University of Kentucky College of Agriculture



Kentucky Tobacco Research and Development Center

KTRDC scientific discoveries are important to the biotechnology community, including plant-made pharmaceuticals.

Go to KTRDC welcome page

Go to KTRDC tobacco biotechnology

Go to KTRDC research and services.

Go to KTRDC intellectual property.

Go to KTRDC grants.

Go to KTRDC scientists, staff and board.

Go to KTRDC news.

Go to biotechnogy, academic, and governments links.

Plant biotechnology is a revolutionary new field that harnesses to practical advantage the knowledge gained over more than half a century of basic plant research. Agriculture is already realizing huge benefits from improved crops developed through biotechnology, which show remarkable resistance to insect damage, markedly reduced dependence on herbicides, etc. Field research is an integral part of biotechnology development.
A particularly exciting branch of this fast-moving field is the engineering of plants to produce new biological substances, enabling agricultural crops to be used as "production systems" to supply valuable materials such as medical drugs, industrial enzymes, specialty plastics and novel food ingredients. These new applications for plants, including tobacco, have the potential to generate entirely new markets for farmers and growers. Such new opportunities are constantly in demand as traditional tobacco agriculture declines and the family farm seeks new agricultural opportunities.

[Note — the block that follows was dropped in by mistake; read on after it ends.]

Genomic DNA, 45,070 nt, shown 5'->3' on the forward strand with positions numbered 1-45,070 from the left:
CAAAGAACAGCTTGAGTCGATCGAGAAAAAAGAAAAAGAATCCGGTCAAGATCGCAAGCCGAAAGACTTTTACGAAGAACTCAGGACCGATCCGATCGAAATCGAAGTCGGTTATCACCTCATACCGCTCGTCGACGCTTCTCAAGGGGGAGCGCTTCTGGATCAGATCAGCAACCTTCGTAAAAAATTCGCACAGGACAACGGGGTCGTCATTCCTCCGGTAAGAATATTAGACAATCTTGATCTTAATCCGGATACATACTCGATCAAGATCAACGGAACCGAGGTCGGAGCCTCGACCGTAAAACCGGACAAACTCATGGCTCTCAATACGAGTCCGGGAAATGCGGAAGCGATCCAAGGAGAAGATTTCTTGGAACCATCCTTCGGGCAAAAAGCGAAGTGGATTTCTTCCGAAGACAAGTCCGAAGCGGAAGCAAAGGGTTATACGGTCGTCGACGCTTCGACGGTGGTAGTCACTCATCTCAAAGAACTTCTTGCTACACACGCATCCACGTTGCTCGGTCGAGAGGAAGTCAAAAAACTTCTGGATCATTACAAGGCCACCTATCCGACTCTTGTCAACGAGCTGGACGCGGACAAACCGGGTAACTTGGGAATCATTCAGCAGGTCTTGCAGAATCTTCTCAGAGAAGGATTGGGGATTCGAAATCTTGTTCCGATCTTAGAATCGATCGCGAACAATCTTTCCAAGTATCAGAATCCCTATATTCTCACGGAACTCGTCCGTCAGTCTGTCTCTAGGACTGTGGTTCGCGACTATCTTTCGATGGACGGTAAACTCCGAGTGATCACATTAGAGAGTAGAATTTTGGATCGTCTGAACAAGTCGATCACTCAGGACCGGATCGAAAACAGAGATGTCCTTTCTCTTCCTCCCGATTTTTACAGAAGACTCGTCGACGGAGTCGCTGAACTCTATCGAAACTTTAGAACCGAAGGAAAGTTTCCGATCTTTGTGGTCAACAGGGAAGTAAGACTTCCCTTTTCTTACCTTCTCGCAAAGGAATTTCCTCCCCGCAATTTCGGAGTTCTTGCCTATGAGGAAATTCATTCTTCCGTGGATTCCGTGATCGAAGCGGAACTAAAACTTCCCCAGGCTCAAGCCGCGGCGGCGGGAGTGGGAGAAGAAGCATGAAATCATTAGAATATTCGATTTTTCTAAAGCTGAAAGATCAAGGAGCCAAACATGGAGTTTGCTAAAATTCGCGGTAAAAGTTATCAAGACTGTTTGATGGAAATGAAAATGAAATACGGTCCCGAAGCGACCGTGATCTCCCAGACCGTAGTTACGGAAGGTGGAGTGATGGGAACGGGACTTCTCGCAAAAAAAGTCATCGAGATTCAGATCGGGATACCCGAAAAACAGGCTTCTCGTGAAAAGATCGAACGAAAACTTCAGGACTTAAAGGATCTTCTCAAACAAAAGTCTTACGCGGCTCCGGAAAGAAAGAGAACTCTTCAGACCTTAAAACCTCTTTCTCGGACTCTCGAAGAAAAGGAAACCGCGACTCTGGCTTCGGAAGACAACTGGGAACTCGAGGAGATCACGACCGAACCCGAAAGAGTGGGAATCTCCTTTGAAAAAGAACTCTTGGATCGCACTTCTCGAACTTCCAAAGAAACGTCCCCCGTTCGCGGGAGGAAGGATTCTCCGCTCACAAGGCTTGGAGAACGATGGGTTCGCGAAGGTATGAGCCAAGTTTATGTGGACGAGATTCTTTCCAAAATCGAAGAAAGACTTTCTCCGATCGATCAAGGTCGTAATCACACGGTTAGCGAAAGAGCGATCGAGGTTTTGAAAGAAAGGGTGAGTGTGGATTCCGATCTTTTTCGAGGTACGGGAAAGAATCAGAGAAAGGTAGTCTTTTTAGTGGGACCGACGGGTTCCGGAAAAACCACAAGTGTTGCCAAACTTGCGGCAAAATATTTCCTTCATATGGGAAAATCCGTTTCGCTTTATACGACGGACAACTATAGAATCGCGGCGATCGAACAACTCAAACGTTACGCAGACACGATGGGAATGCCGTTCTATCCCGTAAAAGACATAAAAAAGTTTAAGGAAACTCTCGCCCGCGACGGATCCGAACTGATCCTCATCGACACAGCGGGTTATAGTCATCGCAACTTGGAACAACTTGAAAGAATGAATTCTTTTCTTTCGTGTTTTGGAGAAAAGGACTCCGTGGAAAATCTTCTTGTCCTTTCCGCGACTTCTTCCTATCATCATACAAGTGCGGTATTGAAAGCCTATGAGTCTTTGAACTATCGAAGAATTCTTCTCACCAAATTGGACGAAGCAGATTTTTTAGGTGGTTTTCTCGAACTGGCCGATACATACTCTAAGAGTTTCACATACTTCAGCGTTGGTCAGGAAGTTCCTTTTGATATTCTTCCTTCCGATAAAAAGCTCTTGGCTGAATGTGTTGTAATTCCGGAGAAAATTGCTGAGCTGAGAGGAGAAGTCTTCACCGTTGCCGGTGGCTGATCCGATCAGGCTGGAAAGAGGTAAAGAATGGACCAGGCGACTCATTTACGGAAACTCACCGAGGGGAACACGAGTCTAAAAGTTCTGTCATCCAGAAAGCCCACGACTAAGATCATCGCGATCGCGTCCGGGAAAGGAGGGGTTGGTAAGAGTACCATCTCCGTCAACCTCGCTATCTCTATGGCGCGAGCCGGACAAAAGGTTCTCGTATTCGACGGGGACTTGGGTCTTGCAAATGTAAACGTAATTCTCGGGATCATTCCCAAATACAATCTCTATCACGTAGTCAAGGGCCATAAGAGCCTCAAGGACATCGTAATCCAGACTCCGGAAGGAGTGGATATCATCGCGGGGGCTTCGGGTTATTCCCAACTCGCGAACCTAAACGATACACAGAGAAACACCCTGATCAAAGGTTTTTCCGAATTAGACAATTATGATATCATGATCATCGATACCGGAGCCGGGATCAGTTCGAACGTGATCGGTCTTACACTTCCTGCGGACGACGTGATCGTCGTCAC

Although the basic technology required to ‘engineer’ tobacco and other plants to produce new substances has been available for more than ten years, agricultural biotechnology initially concentrated on improvements to the performance and management of such crops as cotton, soybeans, corn, etc. However, the exciting prospect of new uses for tobacco and other plants is now attracting more attention, driven especially by the critical demand for protein pharmaceuticals. Recent progress in medical biotechnology has resulted in the ongoing development of literally hundreds of new protein-based medical drugs, the production of which will greatly exceed the capacity of current protein-manufacturing capacity. Plants such as tobacco have the potential to impact this manufacturing crisis, and the resulting new agricultural biotechnology sector is referred to as ‘plant-made pharmaceuticals’, or PMP.

The primary goal of KTRDC research is to facilitate and encourage the use of tobacco in Kentucky as a production system for commercially useful proteins, and for PMP applications. The Center is also developing new technologies to expand the discovery and use of non-protein substances which are made naturally by tobacco and other plants, collectively referred to as ‘plant natural products.' Many plant natural products are familiar as flavors and fragrances, medicinals, and natural insecticides. The relatively new science of plant genomics offers the potential to enhance their production and diversity in the plant. Plants producing high yields of useful new natural products will also represent new crop and market opportunities for growers.

For additional information on new products from plants, visit www.molecularfarming.com. For information on plant-made pharmaceuticals, go to www.bio.org/foodag/background.

Copyright (c) 2002

Contact Orlando Chambers with any
questions or comments.
Updated 8/18/04.
UK Policy Warning.